Will work for change?
NEW YORK — New York today, Septemer 12, is grey and grim. I’m just back, and though it’s marginally warmer here than it was in Ireland, I’m huddled in my room, listening to the rain dripping through holes in the ceiling of my converted-factory abode in Brooklyn. Having spent a month in Europe, I fear I may have missed out on the end of a glorious, heat-wavy New York summer.
I’ve been surprised at the notice Ireland has been getting in the US press. The New York Times has had at least two dramatic articles about it — one, on Anglo, asks, with brilliant succinctness, ‘can a bank bring down a country?’ The other is about the country’s rising unemployment and economic pain.
The atmosphere in Dublin is dark, but some people are trying to look on the bright side. When I was home I attended a conference in remote Ballyhoura in County Limerick, run by a group called Tangible Ireland (set up by one Raymond Sexton). The idea was to bring together people who were interested in looking to the country’s future. An eclectic bunch turned up — a consultant doctor from the health service; a unionist political activist; the CEO of the Dublin Civic Trust; a lobbyist for voting reform; a representative from a new networking site called Rendezvous353. A woman called Carol Conway who described herself as a ‘freelance catalyst’ did a great job of reining us in when we started to gripe and complain too much. If that’s all we were going to do, she pointed out, we might as well sit in a pub backroom, lamenting fate and nursing our Guinness pints.
I learnt a lot from the various conference-goers — that cities like Limerick and Dublin routinely neglect or destroy their beautiful Georgian architecture; that Ireland’s minister for health, Mary Harney, made all HSE management jobs open only to internal applications in 2004, thus eliminating anyone with international experience; that changing the labels in Northern Irish politics may lead to a shift in voting patterns. Perhaps my most surprising discovery was that as an Irish person living abroad, I have no vote.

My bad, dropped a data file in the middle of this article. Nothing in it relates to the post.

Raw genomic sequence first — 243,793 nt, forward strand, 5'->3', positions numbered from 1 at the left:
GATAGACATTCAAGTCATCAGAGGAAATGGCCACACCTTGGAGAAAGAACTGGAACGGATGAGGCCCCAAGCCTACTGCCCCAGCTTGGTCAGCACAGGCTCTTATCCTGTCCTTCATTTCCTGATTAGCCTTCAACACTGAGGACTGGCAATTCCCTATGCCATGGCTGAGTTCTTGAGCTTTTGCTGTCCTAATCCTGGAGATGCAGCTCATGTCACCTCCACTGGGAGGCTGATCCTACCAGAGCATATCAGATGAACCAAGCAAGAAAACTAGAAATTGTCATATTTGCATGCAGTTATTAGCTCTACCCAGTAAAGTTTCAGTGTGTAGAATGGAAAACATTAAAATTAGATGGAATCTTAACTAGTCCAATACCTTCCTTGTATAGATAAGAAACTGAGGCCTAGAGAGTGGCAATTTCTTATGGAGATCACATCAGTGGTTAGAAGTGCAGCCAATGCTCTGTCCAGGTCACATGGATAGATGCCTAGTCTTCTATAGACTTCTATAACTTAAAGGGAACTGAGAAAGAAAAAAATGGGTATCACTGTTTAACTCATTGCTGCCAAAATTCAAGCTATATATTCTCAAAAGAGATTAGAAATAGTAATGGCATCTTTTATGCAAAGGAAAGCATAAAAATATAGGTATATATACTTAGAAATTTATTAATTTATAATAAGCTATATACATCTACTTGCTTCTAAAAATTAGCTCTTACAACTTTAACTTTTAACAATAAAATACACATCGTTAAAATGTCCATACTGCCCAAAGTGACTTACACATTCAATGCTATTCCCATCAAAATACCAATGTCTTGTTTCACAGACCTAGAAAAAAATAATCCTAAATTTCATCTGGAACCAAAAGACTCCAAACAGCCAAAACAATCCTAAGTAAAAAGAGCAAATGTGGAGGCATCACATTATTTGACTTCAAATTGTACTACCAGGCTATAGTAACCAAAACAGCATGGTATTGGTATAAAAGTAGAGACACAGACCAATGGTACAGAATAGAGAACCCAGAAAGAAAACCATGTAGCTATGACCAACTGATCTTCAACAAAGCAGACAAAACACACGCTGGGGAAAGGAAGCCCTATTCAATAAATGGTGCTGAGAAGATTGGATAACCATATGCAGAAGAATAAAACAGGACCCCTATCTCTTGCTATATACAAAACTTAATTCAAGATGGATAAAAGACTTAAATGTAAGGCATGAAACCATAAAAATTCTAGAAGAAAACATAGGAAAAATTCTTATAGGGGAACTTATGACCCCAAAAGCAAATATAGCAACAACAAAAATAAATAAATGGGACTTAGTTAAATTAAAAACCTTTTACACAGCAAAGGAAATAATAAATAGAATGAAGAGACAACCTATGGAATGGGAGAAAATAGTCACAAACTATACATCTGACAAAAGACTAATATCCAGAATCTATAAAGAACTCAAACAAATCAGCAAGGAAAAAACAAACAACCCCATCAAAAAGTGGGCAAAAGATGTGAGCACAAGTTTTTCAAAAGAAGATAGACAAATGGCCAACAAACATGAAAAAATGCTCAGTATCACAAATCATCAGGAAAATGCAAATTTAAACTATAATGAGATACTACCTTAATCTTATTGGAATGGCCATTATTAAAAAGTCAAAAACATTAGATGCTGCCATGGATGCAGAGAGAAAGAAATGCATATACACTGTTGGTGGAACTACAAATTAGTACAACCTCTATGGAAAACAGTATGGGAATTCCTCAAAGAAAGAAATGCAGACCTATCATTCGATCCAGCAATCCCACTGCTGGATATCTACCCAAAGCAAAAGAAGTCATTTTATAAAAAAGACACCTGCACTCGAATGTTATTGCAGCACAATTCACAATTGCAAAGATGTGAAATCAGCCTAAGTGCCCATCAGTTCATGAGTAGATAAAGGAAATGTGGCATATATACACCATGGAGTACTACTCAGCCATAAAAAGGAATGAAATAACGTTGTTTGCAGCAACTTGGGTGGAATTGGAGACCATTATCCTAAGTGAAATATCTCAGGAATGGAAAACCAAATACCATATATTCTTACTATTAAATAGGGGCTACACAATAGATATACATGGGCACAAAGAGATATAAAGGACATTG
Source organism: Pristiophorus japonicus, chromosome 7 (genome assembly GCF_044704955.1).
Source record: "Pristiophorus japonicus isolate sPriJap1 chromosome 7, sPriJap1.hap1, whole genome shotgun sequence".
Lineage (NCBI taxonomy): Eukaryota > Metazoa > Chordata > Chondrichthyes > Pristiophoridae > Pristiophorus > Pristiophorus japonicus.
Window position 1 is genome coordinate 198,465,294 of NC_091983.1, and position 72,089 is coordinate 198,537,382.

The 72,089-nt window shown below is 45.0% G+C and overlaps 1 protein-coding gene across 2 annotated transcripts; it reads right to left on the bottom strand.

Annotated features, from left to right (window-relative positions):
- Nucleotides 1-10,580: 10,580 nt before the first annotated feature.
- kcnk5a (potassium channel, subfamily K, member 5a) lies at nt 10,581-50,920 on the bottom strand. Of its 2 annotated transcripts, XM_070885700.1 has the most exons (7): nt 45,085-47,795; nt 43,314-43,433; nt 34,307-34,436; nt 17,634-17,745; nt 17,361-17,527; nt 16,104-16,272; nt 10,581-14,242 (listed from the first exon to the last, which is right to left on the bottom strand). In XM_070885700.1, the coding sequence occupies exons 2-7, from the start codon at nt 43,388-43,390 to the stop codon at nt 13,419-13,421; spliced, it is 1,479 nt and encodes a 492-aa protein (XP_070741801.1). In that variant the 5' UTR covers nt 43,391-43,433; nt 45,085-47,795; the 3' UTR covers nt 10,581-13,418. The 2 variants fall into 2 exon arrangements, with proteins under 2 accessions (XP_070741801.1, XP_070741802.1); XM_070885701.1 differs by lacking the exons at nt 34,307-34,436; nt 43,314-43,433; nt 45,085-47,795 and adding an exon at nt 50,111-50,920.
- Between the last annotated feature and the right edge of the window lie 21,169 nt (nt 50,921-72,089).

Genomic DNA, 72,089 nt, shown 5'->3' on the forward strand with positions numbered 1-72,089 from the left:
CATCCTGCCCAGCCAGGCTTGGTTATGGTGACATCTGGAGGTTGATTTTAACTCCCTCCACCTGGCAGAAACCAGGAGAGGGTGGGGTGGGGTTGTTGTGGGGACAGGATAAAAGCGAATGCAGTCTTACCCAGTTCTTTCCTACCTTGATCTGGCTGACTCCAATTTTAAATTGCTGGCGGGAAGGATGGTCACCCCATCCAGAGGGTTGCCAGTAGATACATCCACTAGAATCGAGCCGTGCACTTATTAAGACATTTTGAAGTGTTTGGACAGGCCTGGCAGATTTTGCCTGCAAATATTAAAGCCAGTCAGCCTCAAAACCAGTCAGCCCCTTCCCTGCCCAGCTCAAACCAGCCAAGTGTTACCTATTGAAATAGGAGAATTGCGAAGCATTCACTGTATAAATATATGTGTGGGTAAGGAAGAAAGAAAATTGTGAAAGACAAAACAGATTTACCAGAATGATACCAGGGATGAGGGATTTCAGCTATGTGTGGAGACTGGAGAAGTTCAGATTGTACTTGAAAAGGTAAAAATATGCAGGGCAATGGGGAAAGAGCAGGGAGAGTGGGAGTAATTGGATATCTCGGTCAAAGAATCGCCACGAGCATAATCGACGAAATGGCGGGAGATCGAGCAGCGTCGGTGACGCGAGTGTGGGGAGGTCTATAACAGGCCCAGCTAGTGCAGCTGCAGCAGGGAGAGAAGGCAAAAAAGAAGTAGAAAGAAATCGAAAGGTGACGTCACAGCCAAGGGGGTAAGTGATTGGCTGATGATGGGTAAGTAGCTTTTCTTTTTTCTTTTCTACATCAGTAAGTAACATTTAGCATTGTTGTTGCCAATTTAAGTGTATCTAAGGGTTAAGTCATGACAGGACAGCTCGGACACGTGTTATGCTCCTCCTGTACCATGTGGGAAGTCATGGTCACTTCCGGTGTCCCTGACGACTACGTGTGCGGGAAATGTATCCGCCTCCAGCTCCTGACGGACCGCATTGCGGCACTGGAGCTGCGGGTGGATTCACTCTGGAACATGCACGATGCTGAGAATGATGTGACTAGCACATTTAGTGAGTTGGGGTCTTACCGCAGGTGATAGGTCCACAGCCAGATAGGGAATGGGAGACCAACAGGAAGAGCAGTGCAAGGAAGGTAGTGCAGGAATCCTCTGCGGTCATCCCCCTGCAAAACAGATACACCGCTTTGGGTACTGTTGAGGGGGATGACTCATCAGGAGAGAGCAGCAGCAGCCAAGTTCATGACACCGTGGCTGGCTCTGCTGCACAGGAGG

Noreen Bowden is an Irish-American activist based in Galway. She explained that no postal vote exists for non-resident Irish citizens. Not only that: anyone who travels home to vote is committing voter fraud and liable to two years in jail (this threat, I’m sure, is never applied). The number of Irish-born citizens living outside the country is large in relation to Ireland’s small population: just over one million out of a population of about 4.5 million. Politicians would be right to fear that external votes could sway an election. I, for one, have already been looking forward to voting for months — and I hadn’t especially planned on supporting the status quo.
Bowden made the excellent point that Ireland has historically relied on its emigrants for money and remittances sent home; now more than ever, with its outreach to the diaspora, the government is looking for help and handouts. Plus, 120,000 people are slated to leave the country within the next year, due to growing the unemployment rate, which in turn has origins in government policy errors, and their lack of say in who gets to govern next seems worryingly unfair.
I’ve finally finished Fintan O’Toole’s ‘Ship of Fools.’ I don’t agree with all of his arguments, but many of them make sense. He ends with the question of whether the Irish ‘have enough constructive anger to kick away a system that has failed them and make a new one for themselves.’
To me, from afar, Irish politics often seems stagnant and depressing. But now the news of my disenfranchisement got me thinking. Emigration has been a norm, with ebbs and flows, since the 1840s. Imagine if Barack Obama hadn’t had the youth vote in American in 2008. Think about all those young Irish emigrants who never had a chance to contribute to politics at home.
Would US-Irish voters swing the country towards Sinn Fein? Would non-resident citizens distort the electoral outcome or destabilize government? Such are the nightmare scenarios. But how likely are they, really?